On Monday, a mother called the Metropolitan Tenants Organization’s hotline because her son had stood up and laughed during a high profile criminal case after the judge had warned the crowd that no interruptions would be tolerated. The judged then ordered her son who has a mental illness into custody and sentenced him to 40 days in jail for criminal contempt of court.
It is difficult to imagine that sentencing a person with a bi-polar disorder to jail for his laughter will have any positive outcomes. Already, ramifications are being felt that extend beyond the 40-day sentence. His mother called our office because the onsite manager of her son’s apartment building was evicting her son because of the arrest. When his mother tried to tender the rent, the manager said, “No! Get out!” Her son had lived in the apartment for 15 years. This means that when he gets out of jail he will have no place to call home. This is one more devastating blow to an outburst of laughter in the courtroom.
While all this may be within bounds or our “justice” system, the end result is cruel and inhumane. It is not difficult to predict what will happen next. With an eviction on his record and a criminal conviction, few, if any, landlords will rent him an apartment. Thus without intervention, we will end up with another homeless person on the streets of Chicago. These circumstances are unique, but it is a situation faced by all too many people. This is but one of many examples of how a person can get caught up in events that quickly spiral out of control. We live in a very unforgiving system where housing is more of a privilege than a right.
MTO has partnered with the Lawyers Committee for Better Housing to start an eviction prevention campaign. We are attempting to negotiate a reasonable response, which will allow this individual to stay in his home. Stay in touch. Tell others about this case and consider becoming a hotline volunteer so that you can help tenants and be a part of humane response to problems that focuses on keeping people in their home.
June is Healthy Homes Month. The need to recognize this month poses the question: do policy makers, CEOs and property owners really care about people’s health or the housing they live in?
US health care expenditures totaled $3.3 trillion in 2016. This massive spending really did not help Tolanda McMullen’s family, especially her son who was severely poisoned by the lead paint in their Chicago home. Tolanda was shocked by her son’s poisoning as she felt lead was an issue of the past. It Is not and the poisoning haunts her family to this day. “My son will be forever impacted by lead and what is worse is this could have been prevented.” The sad fact is that so many illnesses, poisonings and hospital visits could be prevented if people’s homes were safe, healthy and affordable.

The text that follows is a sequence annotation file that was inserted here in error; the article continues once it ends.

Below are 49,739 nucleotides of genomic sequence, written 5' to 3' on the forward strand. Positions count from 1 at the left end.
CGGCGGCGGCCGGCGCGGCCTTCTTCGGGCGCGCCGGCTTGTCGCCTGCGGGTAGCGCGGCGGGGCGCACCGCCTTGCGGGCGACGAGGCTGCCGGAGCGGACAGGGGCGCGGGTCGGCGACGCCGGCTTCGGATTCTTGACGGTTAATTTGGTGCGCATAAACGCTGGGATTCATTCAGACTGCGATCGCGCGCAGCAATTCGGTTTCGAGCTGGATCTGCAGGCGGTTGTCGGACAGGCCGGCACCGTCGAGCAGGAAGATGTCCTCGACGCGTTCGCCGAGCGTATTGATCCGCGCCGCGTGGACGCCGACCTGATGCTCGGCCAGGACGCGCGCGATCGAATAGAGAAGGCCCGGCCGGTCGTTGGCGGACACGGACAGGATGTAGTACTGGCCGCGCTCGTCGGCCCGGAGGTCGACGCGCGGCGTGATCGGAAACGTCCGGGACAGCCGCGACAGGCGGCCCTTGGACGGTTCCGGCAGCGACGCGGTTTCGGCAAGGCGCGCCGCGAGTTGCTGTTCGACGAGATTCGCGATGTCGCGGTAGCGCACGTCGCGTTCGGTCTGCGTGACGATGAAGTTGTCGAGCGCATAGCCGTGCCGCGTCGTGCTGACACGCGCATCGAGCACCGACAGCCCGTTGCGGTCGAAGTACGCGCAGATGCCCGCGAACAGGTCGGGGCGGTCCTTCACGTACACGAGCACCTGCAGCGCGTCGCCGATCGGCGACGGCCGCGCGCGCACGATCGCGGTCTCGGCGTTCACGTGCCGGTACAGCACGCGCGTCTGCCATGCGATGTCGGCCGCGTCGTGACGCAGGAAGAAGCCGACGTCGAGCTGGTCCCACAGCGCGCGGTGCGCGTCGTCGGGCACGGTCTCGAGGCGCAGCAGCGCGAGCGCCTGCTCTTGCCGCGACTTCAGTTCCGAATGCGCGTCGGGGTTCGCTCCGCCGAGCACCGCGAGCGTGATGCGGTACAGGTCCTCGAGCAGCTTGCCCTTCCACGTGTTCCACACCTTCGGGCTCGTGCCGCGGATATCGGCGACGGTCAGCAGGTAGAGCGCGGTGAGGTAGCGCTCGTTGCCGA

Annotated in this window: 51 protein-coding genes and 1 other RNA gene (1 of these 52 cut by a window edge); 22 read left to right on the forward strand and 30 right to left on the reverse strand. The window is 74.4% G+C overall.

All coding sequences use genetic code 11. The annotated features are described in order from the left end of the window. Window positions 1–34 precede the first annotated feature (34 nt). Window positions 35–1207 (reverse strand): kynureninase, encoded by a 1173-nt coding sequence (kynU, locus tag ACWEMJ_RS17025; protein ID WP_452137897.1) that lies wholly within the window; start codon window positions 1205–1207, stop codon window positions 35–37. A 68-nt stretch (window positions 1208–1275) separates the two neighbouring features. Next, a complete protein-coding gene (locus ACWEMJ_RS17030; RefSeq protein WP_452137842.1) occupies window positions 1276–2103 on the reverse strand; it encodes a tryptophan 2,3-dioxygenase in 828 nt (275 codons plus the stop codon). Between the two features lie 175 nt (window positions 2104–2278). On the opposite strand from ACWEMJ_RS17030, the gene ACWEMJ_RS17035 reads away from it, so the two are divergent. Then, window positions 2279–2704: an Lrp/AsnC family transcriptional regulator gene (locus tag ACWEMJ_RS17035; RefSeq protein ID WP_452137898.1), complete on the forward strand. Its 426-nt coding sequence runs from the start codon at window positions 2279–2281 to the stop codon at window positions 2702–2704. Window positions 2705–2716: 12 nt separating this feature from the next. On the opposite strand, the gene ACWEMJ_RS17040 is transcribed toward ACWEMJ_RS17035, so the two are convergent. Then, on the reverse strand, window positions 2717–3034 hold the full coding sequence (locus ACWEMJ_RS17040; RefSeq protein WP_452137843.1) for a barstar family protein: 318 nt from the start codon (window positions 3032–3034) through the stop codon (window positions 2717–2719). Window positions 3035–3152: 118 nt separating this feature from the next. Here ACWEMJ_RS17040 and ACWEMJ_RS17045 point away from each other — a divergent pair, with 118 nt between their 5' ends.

In the case of Tolanda’s son, all her landlord needed to do was to follow lead abatement protocols and repair the lead tainted windows. Profit won out. Window replacement is expensive. The landlord rented her an unhealthy and unsafe home because he could. After all, the assumption is that low-cost housing has problems otherwise it would not be low-income. This flawed belief is allowed to continue by policy makers and political leaders who excuse substandard conditions by saying that government cannot afford to do better.
For the entire month of June, MTO will tweet, write, photograph and otherwise scream out over social media to demand action on the part of public officials and property owners. No child should ever be poisoned by lead from their home. No child should miss school because home-based hazards triggered a child’s asthma. We ask you to support this campaign to forward these messages and images to friends, aldermen, the mayor, the governor and the president. In the end, there is nothing more important than our health and having a safe decent home in which to live.
Our theme drives home a notable Chisholm quote:
“If they don’t give you a seat at the table bring a folding chair.”
Get your tickets here! Join us in celebrating the impact women of color who have not only brought their voice, brilliance, and folding chair to the decision making table, but who empower women, youth, communities of color, and everyday people to use their voice, share their brilliance, and place their chairs aside sisters at the table.
Honorees include: Pamela Silas (Alfonso); Dr. Beth E. Richie; Deborah Bennett; and Tolanda McMullen.
(doors open at 5:45 pm)
Landlords in Chicago must heat residential buildings to at least 68 degrees during the day and 66 degrees overnight (from September 15 to June 1).
If you are unable to resolve a heating problem with your landlord, call our Hotline between 1-5PM, M-F at 773-292-4988. You can also send your landlord a 24-hour notice using Squared Away Chicago.
It is vital to know your rights and to look out for the homeless, elderly, and your most vulnerable neighbors during extremely cold weather.
- If you are worried that your pipes might freeze, leave the tap dripping overnight to ensure they do not freeze. Also, put a towel under your door to help keep the heat inside.
- If you must, use a space heater to keep warm but DO NOT use your gas stove to heat your apartment!
- When it snows, make sure to clear off sidewalks for the elderly, disabled and young children in strollers. For snow removal assistance, call 311 or click HERE.
- Keep extra hats, gloves and scarves with you when you’re on the move. Your extra gloves might save someone’s fingers from frostbite.
Call 3-1-1 to:
- Request a well-being check for someone suffering due to extreme weather
- Report inadequate heat in a residential building (inspections can take up to 3 days!)
- Learn about programs that assist with home heating costs
- Connect to shelter and supportive services
IMPORTANT NOTE: Anytime you call 311, get a reference # so you have a record of your call!
The Chicago Park District has designated 62 Field houses as warming centers for the remainder of the Winter. Click here for locations.
DFSS WARMING CENTERS
Garfield Center (Open 24/7)
10 S. Kedzie Ave.
Chicago, IL 60612
1140 W. 79th Street
Chicago, IL 60620
4314 S. Cottage Grove
Chicago, IL 60653
845 W. Wilson Ave.
Chicago, IL 60640
8650 S. Commercial Ave.
Chicago, IL 60617
4357 W. Armitage Ave.
Chicago, IL 60639